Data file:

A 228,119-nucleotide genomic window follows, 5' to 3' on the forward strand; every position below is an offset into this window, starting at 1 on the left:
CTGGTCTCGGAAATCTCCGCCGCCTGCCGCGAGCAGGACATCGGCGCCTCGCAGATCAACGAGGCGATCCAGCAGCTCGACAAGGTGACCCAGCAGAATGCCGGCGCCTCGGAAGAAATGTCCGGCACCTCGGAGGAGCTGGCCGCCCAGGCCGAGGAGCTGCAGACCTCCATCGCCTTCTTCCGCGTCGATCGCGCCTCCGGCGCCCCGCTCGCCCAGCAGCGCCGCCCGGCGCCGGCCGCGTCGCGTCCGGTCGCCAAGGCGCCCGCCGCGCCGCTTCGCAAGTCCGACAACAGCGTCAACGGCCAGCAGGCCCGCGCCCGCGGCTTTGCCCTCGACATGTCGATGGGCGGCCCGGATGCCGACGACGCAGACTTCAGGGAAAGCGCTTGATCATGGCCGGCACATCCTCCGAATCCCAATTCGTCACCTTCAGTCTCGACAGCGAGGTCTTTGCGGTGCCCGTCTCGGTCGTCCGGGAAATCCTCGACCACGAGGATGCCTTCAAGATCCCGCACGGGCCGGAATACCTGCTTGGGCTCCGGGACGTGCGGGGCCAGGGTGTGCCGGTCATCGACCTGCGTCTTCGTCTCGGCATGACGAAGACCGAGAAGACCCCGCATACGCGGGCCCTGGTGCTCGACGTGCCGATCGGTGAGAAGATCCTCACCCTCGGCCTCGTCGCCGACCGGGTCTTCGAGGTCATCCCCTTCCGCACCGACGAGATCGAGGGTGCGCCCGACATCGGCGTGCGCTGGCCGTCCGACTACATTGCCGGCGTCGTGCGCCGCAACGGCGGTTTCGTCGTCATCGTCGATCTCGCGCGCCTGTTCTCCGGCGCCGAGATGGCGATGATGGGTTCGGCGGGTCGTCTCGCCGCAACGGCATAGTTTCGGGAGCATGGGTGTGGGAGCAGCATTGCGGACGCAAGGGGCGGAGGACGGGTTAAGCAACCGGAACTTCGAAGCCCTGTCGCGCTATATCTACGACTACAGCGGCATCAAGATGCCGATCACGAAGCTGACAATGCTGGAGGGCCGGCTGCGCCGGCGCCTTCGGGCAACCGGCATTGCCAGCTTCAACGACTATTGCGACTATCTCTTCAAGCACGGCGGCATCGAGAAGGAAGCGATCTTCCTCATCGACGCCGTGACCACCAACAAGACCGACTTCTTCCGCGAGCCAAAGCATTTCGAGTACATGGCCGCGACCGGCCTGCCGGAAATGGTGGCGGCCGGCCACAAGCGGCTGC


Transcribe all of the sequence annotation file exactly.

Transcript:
A 228,119-nucleotide genomic window follows, 5' to 3' on the forward strand; every position below is an offset into this window, starting at 1 on the left:
CTGGTCTCGGAAATCTCCGCCGCCTGCCGCGAGCAGGACATCGGCGCCTCGCAGATCAACGAGGCGATCCAGCAGCTCGACAAGGTGACCCAGCAGAATGCCGGCGCCTCGGAAGAAATGTCCGGCACCTCGGAGGAGCTGGCCGCCCAGGCCGAGGAGCTGCAGACCTCCATCGCCTTCTTCCGCGTCGATCGCGCCTCCGGCGCCCCGCTCGCCCAGCAGCGCCGCCCGGCGCCGGCCGCGTCGCGTCCGGTCGCCAAGGCGCCCGCCGCGCCGCTTCGCAAGTCCGACAACAGCGTCAACGGCCAGCAGGCCCGCGCCCGCGGCTTTGCCCTCGACATGTCGATGGGCGGCCCGGATGCCGACGACGCAGACTTCAGGGAAAGCGCTTGATCATGGCCGGCACATCCTCCGAATCCCAATTCGTCACCTTCAGTCTCGACAGCGAGGTCTTTGCGGTGCCCGTCTCGGTCGTCCGGGAAATCCTCGACCACGAGGATGCCTTCAAGATCCCGCACGGGCCGGAATACCTGCTTGGGCTCCGGGACGTGCGGGGCCAGGGTGTGCCGGTCATCGACCTGCGTCTTCGTCTCGGCATGACGAAGACCGAGAAGACCCCGCATACGCGGGCCCTGGTGCTCGACGTGCCGATCGGTGAGAAGATCCTCACCCTCGGCCTCGTCGCCGACCGGGTCTTCGAGGTCATCCCCTTCCGCACCGACGAGATCGAGGGTGCGCCCGACATCGGCGTGCGCTGGCCGTCCGACTACATTGCCGGCGTCGTGCGCCGCAACGGCGGTTTCGTCGTCATCGTCGATCTCGCGCGCCTGTTCTCCGGCGCCGAGATGGCGATGATGGGTTCGGCGGGTCGTCTCGCCGCAACGGCATAGTTTCGGGAGCATGGGTGTGGGAGCAGCATTGCGGACGCAAGGGGCGGAGGACGGGTTAAGCAACCGGAACTTCGAAGCCCTGTCGCGCTATATCTACGACTACAGCGGCATCAAGATGCCGATCACGAAGCTGACAATGCTGGAGGGCCGGCTGCGCCGGCGCCTTCGGGCAACCGGCATTGCCAGCTTCAACGACTATTGCGACTATCTCTTCAAGCACGGCGGCATCGAGAAGGAAGCGATCTTCCTCATCGACGCCGTGACCACCAACAAGACCGACTTCTTCCGCGAGCCAAAGCATTTCGAGTACATGGCCGCGACCGGCCTGCCGGAAATGGTGGCGGCCGGCCACAAGCGGCTGC